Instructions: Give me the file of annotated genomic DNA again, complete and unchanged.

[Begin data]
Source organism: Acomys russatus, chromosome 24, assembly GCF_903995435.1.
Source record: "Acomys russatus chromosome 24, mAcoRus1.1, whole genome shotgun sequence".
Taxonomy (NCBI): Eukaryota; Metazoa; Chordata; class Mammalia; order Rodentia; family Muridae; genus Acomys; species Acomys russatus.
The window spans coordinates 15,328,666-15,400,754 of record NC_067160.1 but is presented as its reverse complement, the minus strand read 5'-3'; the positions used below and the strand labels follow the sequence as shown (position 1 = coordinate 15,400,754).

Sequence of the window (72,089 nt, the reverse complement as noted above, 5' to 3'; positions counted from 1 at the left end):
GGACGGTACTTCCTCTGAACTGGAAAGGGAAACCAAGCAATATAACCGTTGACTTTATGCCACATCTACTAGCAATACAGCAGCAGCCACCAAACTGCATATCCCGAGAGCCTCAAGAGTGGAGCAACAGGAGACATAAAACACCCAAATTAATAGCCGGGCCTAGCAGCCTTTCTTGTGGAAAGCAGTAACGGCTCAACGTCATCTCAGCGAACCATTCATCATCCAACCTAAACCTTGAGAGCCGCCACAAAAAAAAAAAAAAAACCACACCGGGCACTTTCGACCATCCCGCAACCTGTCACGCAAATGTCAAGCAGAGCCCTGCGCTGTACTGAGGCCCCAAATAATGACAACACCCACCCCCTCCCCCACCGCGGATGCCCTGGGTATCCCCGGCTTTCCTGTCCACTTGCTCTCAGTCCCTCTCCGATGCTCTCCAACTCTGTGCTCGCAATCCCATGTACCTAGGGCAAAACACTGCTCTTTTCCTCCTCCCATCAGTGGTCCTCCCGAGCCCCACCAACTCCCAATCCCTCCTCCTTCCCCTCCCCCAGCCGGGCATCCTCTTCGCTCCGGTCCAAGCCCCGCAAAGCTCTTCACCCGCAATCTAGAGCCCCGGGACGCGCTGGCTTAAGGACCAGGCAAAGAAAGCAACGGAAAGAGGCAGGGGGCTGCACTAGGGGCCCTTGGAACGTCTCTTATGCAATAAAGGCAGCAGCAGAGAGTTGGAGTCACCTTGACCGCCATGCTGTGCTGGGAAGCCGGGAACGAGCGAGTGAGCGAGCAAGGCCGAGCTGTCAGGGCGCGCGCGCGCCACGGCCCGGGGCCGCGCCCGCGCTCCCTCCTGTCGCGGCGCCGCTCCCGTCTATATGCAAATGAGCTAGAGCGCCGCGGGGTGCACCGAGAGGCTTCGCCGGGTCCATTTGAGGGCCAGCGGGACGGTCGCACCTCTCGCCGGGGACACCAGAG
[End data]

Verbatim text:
Source organism: Acomys russatus, chromosome 24, assembly GCF_903995435.1.
Source record: "Acomys russatus chromosome 24, mAcoRus1.1, whole genome shotgun sequence".
Taxonomy (NCBI): Eukaryota; Metazoa; Chordata; class Mammalia; order Rodentia; family Muridae; genus Acomys; species Acomys russatus.
The window spans coordinates 15,328,666-15,400,754 of record NC_067160.1 but is presented as its reverse complement, the minus strand read 5'-3'; the positions used below and the strand labels follow the sequence as shown (position 1 = coordinate 15,400,754).

Sequence of the window (72,089 nt, the reverse complement as noted above, 5' to 3'; positions counted from 1 at the left end):
GGACGGTACTTCCTCTGAACTGGAAAGGGAAACCAAGCAATATAACCGTTGACTTTATGCCACATCTACTAGCAATACAGCAGCAGCCACCAAACTGCATATCCCGAGAGCCTCAAGAGTGGAGCAACAGGAGACATAAAACACCCAAATTAATAGCCGGGCCTAGCAGCCTTTCTTGTGGAAAGCAGTAACGGCTCAACGTCATCTCAGCGAACCATTCATCATCCAACCTAAACCTTGAGAGCCGCCACAAAAAAAAAAAAAAAACCACACCGGGCACTTTCGACCATCCCGCAACCTGTCACGCAAATGTCAAGCAGAGCCCTGCGCTGTACTGAGGCCCCAAATAATGACAACACCCACCCCCTCCCCCACCGCGGATGCCCTGGGTATCCCCGGCTTTCCTGTCCACTTGCTCTCAGTCCCTCTCCGATGCTCTCCAACTCTGTGCTCGCAATCCCATGTACCTAGGGCAAAACACTGCTCTTTTCCTCCTCCCATCAGTGGTCCTCCCGAGCCCCACCAACTCCCAATCCCTCCTCCTTCCCCTCCCCCAGCCGGGCATCCTCTTCGCTCCGGTCCAAGCCCCGCAAAGCTCTTCACCCGCAATCTAGAGCCCCGGGACGCGCTGGCTTAAGGACCAGGCAAAGAAAGCAACGGAAAGAGGCAGGGGGCTGCACTAGGGGCCCTTGGAACGTCTCTTATGCAATAAAGGCAGCAGCAGAGAGTTGGAGTCACCTTGACCGCCATGCTGTGCTGGGAAGCCGGGAACGAGCGAGTGAGCGAGCAAGGCCGAGCTGTCAGGGCGCGCGCGCGCCACGGCCCGGGGCCGCGCCCGCGCTCCCTCCTGTCGCGGCGCCGCTCCCGTCTATATGCAAATGAGCTAGAGCGCCGCGGGGTGCACCGAGAGGCTTCGCCGGGTCCATTTGAGGGCCAGCGGGACGGTCGCACCTCTCGCCGGGGACACCAGAG